This week saw the return of the LRS2 but in its full glory, ie. both the B and R components. The instrument cooled down quickly and we were ahead of schedule by the third day. We did have a few problems with calibrations lamps, communications with the TCS, and inexperienced operators but all of that is expected when you get FIRST LIGHT with a science instrument on an effectively brand new telescope.
One of the highlights of the observing was moving back and forth between LRS2-B and LRS2-R, an observing mode we hoped to achieve eventually but were able to take advantage of in this first official commissioning run. The Austin team will be back in the beginning of March. In the mean time the LRS2 instruments remain at the telescope pumped down and cold to test the stability of the cryogenic system.
Happy new year. We did conduct some engineering operations over the holidays. Most of this involved small changes to the pointing and collecting data to remove the remaining guider drift we continue to see. We made some changes to the lowest order of the pointing corrections.
We have also been able to move specific stars into the guide probes and wave front sensors. This past week was the first time we actually had stars in two guide probes and in the wavefront sensor at the same time.
At the beginning of January we began commissioning of the calibration wavefront sensor using the deployable wavefront sensor in the central IFU position. This is done with geo-stationary satellites and our procedure is to align the primary mirror and then setup on the deployable wavefront sensor, null out any tip, tilt and focus remaining and then image through the calibration wavefront sensor. Once we have done that a few times back and forth we offset the telescope so that we can image the satellite with the operation wavefront sensor 576″ away. We can now do this repeatably.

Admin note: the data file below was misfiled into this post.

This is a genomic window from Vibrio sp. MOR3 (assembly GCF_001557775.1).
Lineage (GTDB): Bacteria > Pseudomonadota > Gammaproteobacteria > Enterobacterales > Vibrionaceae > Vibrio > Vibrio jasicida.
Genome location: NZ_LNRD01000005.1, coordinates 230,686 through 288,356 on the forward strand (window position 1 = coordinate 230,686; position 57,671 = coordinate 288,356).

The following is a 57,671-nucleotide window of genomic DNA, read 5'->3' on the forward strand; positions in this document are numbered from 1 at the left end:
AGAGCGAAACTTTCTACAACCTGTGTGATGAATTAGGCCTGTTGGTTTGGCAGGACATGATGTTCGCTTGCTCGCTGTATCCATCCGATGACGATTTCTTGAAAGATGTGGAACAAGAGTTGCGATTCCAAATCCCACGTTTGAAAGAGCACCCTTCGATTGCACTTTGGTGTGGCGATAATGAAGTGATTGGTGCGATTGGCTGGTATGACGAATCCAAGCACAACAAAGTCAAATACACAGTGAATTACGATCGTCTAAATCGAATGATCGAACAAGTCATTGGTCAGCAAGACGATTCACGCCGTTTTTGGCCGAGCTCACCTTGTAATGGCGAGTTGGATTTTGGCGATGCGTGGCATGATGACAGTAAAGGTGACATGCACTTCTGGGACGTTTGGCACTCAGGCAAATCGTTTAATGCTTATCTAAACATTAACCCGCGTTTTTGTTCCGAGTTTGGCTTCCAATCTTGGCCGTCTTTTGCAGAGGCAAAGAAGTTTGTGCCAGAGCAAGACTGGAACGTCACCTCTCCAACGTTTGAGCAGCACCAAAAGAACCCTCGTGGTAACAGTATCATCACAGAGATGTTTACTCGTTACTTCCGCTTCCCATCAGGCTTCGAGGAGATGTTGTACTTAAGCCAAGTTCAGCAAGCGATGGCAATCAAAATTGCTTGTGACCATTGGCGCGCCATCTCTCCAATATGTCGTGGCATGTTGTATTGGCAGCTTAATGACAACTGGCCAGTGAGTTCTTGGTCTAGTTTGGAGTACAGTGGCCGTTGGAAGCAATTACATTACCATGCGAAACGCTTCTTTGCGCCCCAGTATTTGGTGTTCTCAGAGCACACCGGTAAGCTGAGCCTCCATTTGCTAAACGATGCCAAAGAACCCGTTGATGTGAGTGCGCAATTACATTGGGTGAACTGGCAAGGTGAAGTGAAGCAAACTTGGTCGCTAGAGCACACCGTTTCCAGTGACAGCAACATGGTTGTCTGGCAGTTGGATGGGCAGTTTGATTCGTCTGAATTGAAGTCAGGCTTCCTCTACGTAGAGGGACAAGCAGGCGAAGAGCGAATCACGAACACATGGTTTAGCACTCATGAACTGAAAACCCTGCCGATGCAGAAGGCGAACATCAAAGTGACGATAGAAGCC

The day staff has been getting electronics setup in the 2nd VIRUS enclosure and dealing with small problems that have been popping up with the tracker and other sub-systems. The most critical of these was an uncontrolled warm up of the LRS-r. This was caused by a fault in the liquid nitrogen system and the normal warnings that normally go out were shunted into a dead phone line. The LRS-2 was sent back to Austin for diagnostics and new safeties will be put in place. We hope to have LRS-2 back out here next week.
We have hired a new Telescope Operator and he is being trained. We do have a open position for a computer system admin person currently posted so if you have anyone who wants to get away from the hustle and bustle of city life but still work with cutting edge equipment have them look at the UT job posting.